Brooks finds out what a community needs by talking to the people in it. He’s not into handouts. He doesn’t think that kind of philanthropy empowers people. He wants to help communities achieve their goals—not his—by working with their own vision and tradition.
“You walk into a community and immediately put yourself on their level—stay in their huts, work with them,” says Brooks. He lugged firewood on his back with Ethiopian women, carried loads of dirt on his head with the Nepalese, did yard work with a monk, and herded some 100 cows to a community in Kenya.
“You spend time with them, and you realize that this is their life. I personally feel the responsibility to raise their life a little bit, to see what they desperately need.” Brooks usually asks the women of a village because he finds that women know what families need to sustain them over time—not simply for a day, a week, or even a month.
He records the experiences, the people, and their needs on video. The shaky footage usually features Brooks with a thickening beard, overgrown hair, and a stained T-shirt. Beside him is a local family, child, man, or woman whom Brooks introduces because they need something. Desperately.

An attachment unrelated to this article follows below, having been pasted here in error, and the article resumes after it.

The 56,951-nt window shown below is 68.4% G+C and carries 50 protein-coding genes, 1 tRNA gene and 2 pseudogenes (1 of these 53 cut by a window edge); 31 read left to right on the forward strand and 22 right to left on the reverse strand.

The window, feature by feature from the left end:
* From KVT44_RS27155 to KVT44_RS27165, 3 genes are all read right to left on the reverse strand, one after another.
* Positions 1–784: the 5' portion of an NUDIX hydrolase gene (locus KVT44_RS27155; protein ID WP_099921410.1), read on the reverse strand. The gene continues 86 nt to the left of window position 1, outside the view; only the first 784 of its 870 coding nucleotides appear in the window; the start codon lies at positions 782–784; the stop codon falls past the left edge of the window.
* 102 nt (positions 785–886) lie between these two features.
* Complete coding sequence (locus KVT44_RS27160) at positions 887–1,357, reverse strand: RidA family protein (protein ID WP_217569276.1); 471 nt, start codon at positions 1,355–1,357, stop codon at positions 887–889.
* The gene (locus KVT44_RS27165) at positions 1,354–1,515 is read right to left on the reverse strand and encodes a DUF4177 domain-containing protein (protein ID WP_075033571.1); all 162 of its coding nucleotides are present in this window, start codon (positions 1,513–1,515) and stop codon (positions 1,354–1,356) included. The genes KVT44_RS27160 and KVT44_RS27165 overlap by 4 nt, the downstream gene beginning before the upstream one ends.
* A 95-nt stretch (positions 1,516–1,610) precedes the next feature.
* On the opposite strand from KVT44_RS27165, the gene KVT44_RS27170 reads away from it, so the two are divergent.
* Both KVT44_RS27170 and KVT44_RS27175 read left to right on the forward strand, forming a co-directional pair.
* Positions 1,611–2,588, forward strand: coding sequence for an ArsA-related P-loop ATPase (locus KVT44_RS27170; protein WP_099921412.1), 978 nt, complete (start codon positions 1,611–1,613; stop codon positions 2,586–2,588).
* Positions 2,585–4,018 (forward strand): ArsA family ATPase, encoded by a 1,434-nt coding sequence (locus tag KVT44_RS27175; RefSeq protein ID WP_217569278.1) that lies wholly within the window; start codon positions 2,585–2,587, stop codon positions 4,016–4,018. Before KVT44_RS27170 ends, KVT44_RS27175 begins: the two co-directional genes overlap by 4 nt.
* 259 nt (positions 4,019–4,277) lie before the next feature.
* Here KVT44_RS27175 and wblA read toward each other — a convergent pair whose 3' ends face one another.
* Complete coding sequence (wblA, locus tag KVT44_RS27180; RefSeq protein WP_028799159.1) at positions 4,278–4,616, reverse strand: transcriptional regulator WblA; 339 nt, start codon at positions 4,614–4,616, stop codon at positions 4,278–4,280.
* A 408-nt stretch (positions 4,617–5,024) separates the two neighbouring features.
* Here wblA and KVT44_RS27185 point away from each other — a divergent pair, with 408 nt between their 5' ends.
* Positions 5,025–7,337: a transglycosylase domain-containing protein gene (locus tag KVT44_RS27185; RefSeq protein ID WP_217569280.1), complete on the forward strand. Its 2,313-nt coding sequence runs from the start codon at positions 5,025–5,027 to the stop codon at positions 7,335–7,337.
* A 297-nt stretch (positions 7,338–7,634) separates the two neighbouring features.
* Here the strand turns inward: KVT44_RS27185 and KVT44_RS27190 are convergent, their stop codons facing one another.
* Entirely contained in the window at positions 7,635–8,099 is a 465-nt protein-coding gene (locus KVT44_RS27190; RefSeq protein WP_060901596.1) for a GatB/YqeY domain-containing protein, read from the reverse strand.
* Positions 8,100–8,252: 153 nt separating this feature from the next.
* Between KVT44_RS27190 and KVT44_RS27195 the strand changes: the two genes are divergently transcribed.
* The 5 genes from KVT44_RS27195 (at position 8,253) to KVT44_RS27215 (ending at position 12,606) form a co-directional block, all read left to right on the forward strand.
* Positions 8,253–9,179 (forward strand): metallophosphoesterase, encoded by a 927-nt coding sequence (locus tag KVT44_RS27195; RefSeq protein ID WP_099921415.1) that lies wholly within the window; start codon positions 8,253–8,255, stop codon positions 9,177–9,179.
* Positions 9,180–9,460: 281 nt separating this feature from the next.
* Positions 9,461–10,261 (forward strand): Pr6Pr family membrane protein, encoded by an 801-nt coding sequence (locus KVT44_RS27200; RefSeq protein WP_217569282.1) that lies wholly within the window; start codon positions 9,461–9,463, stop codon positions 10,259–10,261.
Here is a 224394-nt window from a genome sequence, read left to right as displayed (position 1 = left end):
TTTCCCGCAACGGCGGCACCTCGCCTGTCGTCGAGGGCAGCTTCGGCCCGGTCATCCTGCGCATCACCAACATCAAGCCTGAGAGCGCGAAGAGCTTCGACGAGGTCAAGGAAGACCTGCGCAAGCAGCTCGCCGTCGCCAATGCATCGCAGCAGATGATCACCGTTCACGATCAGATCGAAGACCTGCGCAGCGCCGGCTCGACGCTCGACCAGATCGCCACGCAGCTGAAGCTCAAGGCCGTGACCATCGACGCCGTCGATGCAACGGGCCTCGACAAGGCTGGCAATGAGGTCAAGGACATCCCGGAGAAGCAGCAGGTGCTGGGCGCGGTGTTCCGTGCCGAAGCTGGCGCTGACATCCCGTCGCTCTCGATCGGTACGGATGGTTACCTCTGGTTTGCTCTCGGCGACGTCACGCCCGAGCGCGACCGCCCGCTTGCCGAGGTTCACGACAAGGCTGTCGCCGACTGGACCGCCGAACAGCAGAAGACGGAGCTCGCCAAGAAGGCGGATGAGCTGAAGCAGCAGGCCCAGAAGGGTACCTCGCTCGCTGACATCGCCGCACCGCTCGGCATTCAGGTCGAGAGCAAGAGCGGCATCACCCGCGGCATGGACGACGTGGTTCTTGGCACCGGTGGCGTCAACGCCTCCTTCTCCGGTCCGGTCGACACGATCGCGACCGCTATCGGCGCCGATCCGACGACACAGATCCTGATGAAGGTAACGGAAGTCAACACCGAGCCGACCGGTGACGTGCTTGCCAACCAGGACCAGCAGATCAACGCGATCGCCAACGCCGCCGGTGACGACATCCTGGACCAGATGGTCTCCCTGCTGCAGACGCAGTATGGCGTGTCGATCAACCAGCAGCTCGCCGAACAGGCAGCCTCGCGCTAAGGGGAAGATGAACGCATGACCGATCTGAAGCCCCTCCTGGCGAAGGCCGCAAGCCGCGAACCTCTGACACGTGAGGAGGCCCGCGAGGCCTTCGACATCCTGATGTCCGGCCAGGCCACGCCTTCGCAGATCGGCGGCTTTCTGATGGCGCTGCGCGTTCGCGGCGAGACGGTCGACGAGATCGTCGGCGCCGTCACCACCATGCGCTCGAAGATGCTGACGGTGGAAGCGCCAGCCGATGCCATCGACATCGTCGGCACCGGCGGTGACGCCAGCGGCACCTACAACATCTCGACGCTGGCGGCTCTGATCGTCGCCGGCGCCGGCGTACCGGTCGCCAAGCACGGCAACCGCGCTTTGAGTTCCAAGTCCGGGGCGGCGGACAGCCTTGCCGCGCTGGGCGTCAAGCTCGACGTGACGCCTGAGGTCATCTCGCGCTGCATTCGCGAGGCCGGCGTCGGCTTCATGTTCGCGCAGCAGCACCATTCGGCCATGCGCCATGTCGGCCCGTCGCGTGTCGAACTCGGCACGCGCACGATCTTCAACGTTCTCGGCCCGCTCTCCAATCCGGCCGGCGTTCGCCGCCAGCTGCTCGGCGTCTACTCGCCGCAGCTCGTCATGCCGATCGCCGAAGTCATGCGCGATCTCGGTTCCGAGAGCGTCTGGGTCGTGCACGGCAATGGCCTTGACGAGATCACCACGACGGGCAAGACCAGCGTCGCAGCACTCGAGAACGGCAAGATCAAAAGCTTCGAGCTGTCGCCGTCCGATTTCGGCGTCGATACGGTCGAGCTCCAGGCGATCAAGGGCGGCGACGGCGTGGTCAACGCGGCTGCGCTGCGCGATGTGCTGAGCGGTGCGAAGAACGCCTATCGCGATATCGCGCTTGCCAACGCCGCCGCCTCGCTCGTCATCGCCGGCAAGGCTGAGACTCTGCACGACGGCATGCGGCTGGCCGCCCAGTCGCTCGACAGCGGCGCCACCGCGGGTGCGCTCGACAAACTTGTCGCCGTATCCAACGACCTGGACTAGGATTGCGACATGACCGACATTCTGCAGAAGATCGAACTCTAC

A wheelchair with four working wheels.
A clean water system. Buckets to water the garden from which they eat.
Pencils and paper for school. Schools.
Pots to cook in. Homes. Shoes. Beds.
Gardens to feed AIDS patients. Kites. Soccer balls.
Via his website and blog, Brooks allows donors to develop a relationship with these individuals in need. His web videos document the broken wheelchair, the dilapidated home, sparse kitchen, or starving children. The deprivation is palpable, the need so simple, but so powerful. If the need is met, then a wedge of worry becomes a sliver of hope, Brooks says.
“And when that worry is taken away from them, they can start to think about how to get more land or a new dress. You raise their hope level from ‘We hope not to die’ to ‘We hope for a little more comfort.’ To me, it’s kinda nice to relieve them of that worry.”
The Batwa settlement in Uganda needed chickens for eggs to feed their children, whose bellies were distended from a lack of protein. So there’s Brooks on his blog, asking for chickens ($10), chicken feed ($35 for six months), and materials to build a chicken coop ($215). Click on the “Donate” button, and a few weeks later donors might find a video of the families who got the chickens and the children who can now eat eggs every day.